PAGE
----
President Carlos Mesa Gisbert, vice president under Sánchez de Lozada, in mid-November hosted a two-day Ibero-American summit in Santa Cruz. When the protestors who had forced Sánchez de Lozada from office only a month earlier held an "alternative summit" at a nearby university, Mesa dropped in to talk with the disaffected, something his predecessor would never have done.

At the summit, President Mesa's colleagues strengthened his hand, issuing a statement in support of democracy in Bolivia and promising financial aid. The summit also approved a plan, championed by Peruvian President Alejandro Toledo, to allow debtor nations, like Bolivia, to reduce debt payments, investing the money instead in infrastructure projects.

After ignoring Latin America up to now, the Bush administration recently promised a fresh start. Bolivia is a good place to begin a fundamental reevaluation of U.S. policies, as part of a wider effort to rebuild confidence and stability in the region.

(Ronald Bruce St John)

----------------------------------------------------------------------------------------------------

Ronald Bruce St John, a Foreign Policy in Focus analyst, has published extensively on Latin American issues, including "La Política Exterior del Perú" (1999). He wrote this for the Institute of Policy Studies. The Institute for Policy Studies is the only multi-issue progressive think tank in Washington, D.C. Through books, articles, films, conferences, and activist education, IPS offers resources for progressive social change locally, nationally, and globally. http://www.ips-dc.org

.:. subir
 


MARCO DE LA POLITICA EXTERIOR

   

ARCHIVO DOCUMENTOS 2013 -2012 -2011 - 2010 - 2009 - 2008 - 2007 - 2006 - 2005 - 2004 - 2003

Acuerdo Nacional Política Sexta

DISCURSOS

Intervención del Canciller Roncagliolo en la Asamblea general de la OEA
22 de marzo de 2013

COMUNICADOS Y DECLARACIONES

Comunicado oficial sobre incidente de Embajador de Ecuador en el Perú
29 de abril de 2013

Declaración Conjunta de los ministros de Relaciones Exteriores y de Defensa de Perú y Chile (4a reunión)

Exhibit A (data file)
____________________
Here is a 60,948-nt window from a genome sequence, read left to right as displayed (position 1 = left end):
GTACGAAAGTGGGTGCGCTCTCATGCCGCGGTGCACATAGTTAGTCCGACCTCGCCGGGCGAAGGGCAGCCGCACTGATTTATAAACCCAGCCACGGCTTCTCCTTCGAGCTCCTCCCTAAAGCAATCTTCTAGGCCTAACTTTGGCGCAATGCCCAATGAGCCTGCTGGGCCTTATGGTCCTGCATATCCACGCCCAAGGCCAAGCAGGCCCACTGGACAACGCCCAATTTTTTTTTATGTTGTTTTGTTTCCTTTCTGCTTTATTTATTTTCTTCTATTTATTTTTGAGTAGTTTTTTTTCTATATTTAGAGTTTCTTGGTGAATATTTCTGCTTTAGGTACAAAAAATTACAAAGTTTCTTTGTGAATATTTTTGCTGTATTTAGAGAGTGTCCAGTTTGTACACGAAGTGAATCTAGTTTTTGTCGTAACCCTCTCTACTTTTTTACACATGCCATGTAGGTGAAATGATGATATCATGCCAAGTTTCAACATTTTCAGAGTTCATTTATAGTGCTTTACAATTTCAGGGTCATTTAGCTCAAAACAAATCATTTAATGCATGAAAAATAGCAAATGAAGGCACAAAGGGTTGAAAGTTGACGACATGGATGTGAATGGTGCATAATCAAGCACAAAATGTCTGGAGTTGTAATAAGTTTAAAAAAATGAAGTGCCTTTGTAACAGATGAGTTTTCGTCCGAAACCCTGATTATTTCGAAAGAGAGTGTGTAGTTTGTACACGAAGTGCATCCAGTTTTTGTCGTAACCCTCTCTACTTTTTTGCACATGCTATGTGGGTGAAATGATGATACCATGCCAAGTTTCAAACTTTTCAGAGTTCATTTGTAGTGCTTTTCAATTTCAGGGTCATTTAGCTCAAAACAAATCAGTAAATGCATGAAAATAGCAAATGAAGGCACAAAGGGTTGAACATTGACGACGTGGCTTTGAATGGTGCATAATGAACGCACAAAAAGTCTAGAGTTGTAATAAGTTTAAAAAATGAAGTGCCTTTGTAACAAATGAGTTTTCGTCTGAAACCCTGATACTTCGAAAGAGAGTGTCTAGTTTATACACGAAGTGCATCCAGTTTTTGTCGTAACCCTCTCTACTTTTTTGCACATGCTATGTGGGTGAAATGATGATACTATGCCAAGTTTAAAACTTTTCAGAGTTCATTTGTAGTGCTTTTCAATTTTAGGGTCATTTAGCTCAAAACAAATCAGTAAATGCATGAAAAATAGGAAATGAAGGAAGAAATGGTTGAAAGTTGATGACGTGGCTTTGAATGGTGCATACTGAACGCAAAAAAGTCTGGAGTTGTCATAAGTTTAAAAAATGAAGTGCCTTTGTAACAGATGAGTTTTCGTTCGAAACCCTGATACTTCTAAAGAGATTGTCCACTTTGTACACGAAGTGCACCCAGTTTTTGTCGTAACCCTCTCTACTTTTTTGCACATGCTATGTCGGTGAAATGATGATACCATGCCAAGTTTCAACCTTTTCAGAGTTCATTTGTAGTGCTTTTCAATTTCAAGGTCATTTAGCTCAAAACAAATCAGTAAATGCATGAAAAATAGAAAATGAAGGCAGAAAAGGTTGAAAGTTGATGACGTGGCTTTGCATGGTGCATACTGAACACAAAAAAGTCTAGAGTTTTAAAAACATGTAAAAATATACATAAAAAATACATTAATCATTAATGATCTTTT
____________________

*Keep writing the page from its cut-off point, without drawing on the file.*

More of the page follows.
3 de mayo de 2013

ARTICULOS

NOTAS DE PRENSA

Canciller de Bolivia visita el Perú
11 de abril de 2013

Delegación del gobierno de Baviera visita el Perú
12 de abril de 2013

Cancillería gestiona recuperación de patrimonio cultural
15 de abril de 2013

Presidente de Portugal realizará visita oficial al Perú
15 de abril de 2013

Reunión extraordinaria de Jefes de Estado de UNASUR
17 de abril de 2013

Conferencia de Alto Nivel de miembros UNASUR sobre desastres naturales
19 de abril de 2013

Gobierno saluda elecciones en Paraguay y felicita al nuevo Presidente
22 de abril de 2013

El Presidente de México vista el Perú
23 de abril de 2013

Pronunciamiento de UNASUR sobre elecciones en Paraguay
23 de abril de 2013

Cancillería realiza seminario sobre la Organización del Tratado de Cooperación Amazónica
24 de abril de 2013

Perú condena atentado terrorista en Trípoli
23 de abril de 2013

6a reunión de comité técnico peruano-ecuatoriano sobre asuntos productivos y ambientales
26 de abril de 2013

Perú y España acuerdan fortalecer cooperación para el desarrollo
26 de abril de 2013

Perú presenta candidatura de Javier de Belaunde a Comisión Interamericana de Derechos Humanos
26 de abril de 2013

Presidente de Panamá visitó el Perú
26 de abril de 2013

Canciller de Japón visitará al Perú
26 de abril de 2013

Grupo de Parlamento Europeo para relaciones con la CAN realiza visita oficial al Perú
30 de abril de 2013

Ministros de Relaciones Exteriores y de Defensa de Perú y Chile (2+2) se reúnen el 2 de mayo
30 de abril de 2013

Cancilleres de Perú y Japón se reúnen
30 de abril de 2013

Venezuela aprueba proceso de regulación migratoria de peruanos
2 de mayo de 2013

    CONTEXTO.org® 2003 - Derechos reservados    
Host & Design: